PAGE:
Santa Clara’s hide-the-redevelopment-money maneuvers could come back to haunt the city in the form of cuts in core services such as education and pubic safety, as Gov. Jerry Brown advances his “realignment” of the state’s finances.
“It’s a shame that the community leadership is working to secure this funding [in RDA projects],” says Elizabeth Ashford, spokeswoman for the governor. “The governor’s plan is to make it [the money] available for police and schools, which are facing very deep cuts, to ensure that there is more local control over how this money is spent.”
Brown’s budget proposes “realigning” government responsibilities and funding based on core functions, eliminating duplication and overhead at the state level, and freeing local revenue to fund core services. Put more “concretely,” paving Santa Clara’s streets can be done most efficiently and effectively by city government, while building a highway from Eureka to San Diego is most efficiently accomplished by a statewide agency.
One example of how this realignment would work is Brown’s proposal to move responsibility for fire protection and medical emergency response in populated wildland areas – something that currently costs the state $250 million annually – to local governments. This is appropriate because, as the proposed budget says, these are the same entities “making land use decisions which result in housing development encroaching in wildland areas.”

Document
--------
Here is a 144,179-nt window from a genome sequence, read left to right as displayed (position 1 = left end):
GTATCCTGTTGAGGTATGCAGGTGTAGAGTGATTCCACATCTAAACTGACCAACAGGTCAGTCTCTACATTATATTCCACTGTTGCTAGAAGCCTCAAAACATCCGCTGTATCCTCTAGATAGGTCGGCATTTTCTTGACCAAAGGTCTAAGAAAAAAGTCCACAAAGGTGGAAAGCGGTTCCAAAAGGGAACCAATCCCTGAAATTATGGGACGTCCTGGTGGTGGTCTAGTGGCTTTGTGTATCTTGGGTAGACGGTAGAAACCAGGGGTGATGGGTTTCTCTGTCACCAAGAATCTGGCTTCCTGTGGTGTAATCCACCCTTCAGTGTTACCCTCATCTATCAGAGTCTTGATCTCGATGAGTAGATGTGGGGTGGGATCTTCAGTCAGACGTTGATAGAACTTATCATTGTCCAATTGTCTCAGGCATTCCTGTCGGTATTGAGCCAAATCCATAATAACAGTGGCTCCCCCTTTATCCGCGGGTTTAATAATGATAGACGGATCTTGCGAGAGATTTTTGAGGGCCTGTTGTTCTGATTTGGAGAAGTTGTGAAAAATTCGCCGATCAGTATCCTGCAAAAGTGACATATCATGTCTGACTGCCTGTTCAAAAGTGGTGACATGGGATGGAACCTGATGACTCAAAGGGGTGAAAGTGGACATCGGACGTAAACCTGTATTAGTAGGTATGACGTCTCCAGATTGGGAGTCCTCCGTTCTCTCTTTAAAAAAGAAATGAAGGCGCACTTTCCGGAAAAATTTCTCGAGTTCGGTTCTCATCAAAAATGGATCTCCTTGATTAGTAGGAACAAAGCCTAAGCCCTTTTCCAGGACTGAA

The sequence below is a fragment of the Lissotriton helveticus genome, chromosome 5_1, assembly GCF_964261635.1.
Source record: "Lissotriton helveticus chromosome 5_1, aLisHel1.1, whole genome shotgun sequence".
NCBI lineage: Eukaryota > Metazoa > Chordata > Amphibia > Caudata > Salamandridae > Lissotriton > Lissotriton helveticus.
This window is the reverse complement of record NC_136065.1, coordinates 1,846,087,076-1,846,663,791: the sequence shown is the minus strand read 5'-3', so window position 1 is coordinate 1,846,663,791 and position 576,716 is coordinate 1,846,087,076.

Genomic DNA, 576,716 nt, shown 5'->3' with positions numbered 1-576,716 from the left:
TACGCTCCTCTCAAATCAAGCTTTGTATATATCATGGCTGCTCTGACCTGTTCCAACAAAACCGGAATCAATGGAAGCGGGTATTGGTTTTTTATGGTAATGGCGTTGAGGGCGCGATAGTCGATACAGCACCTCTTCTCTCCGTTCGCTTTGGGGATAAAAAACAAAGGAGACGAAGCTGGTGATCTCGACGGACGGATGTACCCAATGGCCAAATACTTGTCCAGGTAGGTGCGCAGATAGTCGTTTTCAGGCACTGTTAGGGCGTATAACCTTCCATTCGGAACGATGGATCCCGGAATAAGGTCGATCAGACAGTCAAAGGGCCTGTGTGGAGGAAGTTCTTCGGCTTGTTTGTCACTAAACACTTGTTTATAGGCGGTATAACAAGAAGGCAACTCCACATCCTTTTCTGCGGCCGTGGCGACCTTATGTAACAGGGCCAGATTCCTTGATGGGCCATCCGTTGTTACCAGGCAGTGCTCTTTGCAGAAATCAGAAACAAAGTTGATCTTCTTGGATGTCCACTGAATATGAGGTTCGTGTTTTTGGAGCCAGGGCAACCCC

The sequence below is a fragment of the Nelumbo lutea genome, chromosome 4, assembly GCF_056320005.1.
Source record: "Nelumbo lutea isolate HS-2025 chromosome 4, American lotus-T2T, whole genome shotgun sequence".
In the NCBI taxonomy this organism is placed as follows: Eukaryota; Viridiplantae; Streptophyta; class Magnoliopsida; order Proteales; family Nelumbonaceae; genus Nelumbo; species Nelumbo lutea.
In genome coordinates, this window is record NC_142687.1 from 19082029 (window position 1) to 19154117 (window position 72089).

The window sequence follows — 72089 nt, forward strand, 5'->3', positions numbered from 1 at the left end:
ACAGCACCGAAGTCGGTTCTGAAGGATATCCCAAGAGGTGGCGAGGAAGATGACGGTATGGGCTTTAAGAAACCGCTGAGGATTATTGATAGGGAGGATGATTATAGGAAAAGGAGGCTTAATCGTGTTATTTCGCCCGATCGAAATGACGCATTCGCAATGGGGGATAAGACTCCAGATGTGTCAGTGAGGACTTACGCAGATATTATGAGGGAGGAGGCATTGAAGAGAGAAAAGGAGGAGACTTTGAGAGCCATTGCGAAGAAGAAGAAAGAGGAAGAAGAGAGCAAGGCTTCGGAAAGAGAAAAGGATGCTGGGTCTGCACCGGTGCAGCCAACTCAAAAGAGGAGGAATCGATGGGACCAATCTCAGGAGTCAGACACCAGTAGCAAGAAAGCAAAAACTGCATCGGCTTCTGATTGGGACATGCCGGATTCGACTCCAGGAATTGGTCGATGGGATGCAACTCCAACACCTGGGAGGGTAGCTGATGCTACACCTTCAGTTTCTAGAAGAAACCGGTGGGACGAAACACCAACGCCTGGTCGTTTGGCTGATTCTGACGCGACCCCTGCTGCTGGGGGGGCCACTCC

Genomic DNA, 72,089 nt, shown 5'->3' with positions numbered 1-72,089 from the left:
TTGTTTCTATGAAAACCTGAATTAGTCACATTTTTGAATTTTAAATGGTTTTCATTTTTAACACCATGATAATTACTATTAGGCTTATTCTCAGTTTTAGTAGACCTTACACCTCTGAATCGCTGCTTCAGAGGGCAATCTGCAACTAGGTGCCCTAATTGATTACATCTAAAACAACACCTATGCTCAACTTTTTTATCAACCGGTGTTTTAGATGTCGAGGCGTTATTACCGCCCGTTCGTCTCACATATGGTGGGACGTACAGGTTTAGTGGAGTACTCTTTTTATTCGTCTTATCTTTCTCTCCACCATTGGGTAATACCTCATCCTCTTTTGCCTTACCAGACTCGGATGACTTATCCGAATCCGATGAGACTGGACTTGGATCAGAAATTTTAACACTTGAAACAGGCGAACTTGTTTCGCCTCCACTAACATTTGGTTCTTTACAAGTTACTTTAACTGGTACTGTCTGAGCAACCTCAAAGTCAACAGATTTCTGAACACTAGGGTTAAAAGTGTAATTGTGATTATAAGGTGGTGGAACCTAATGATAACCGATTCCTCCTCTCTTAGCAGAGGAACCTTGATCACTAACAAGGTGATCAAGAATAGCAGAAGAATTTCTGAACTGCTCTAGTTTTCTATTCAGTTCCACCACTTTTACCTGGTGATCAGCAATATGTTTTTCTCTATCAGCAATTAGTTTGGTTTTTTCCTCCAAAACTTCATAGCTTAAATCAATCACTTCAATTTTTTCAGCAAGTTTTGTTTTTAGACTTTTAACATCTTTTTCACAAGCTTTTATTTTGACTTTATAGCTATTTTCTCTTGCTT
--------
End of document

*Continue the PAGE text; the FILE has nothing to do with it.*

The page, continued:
Of course, revenue must accompany responsibility. And, as anyone who hasn’t been comatose for the last four months knows, one source of proposed funding for this realignment are property taxes currently flowing to redevelopment agencies. Brown’s budget estimates that, after paying existing redevelopment debt, this change alone will deliver $900 million in additional revenue to California’s local governments during 2012-2013.
RDA revenue – an estimated $6 billion annually – bypasses normal property tax distribution and goes directly to the RDA for redevelopment debt payments – currently $29 billion – investment in new projects, and other types of payments such as Santa Clara’s predevelopment work agreement with Stadco LLC, a business of the 49ers football team.
RDAs themselves are only a symptom of the California’s systemic financial problems. After Proposition 13 made it virtually impossible for municipal governments to raise taxes – requiring a 67 percent voter majority – redevelopment became an irresistible alternative for raising money, because RDAs can issue bonds backed by tax revenues without voter approval.
To change this dynamic, the governor’s plan also calls for a state constitutional amendment to require only a 55 percent majority vote for some tax increases and bond issues for redevelopment-type projects.
If cities race to tie up all their redevelopment revenue in new projects and debt, it won’t be there to pay for core services that will increasingly become cities’ responsibilities.
These cities will have to make some unpleasant and politically unpopular choices: raise taxes or cut other programs to fund these inarguably core government services, or stop providing them.
“The more that communities try to secure this money, ultimately the less they will have [for core services]. The money [will be] tied up with developers instead of core services,” says Brown spokeswoman Ashford.
Last Thursday, Brown signed a sheaf of legislation that, as he said in a press conference on the occasion, “solved $14 billion” of the deficit. The legislation to put the RDAs out of business, AB 101, was still under State Senate review.
You can read both a summary and the detail of Gov. Brown’s California state budget at www.ebudget.ca.gov. Brown’s “realignment” reasoning is found at www.ebudget.ca.gov/pdf/BudgetSummary/Realignment.pdf. Carolyn Schuk can be reached at firstname.lastname@example.org.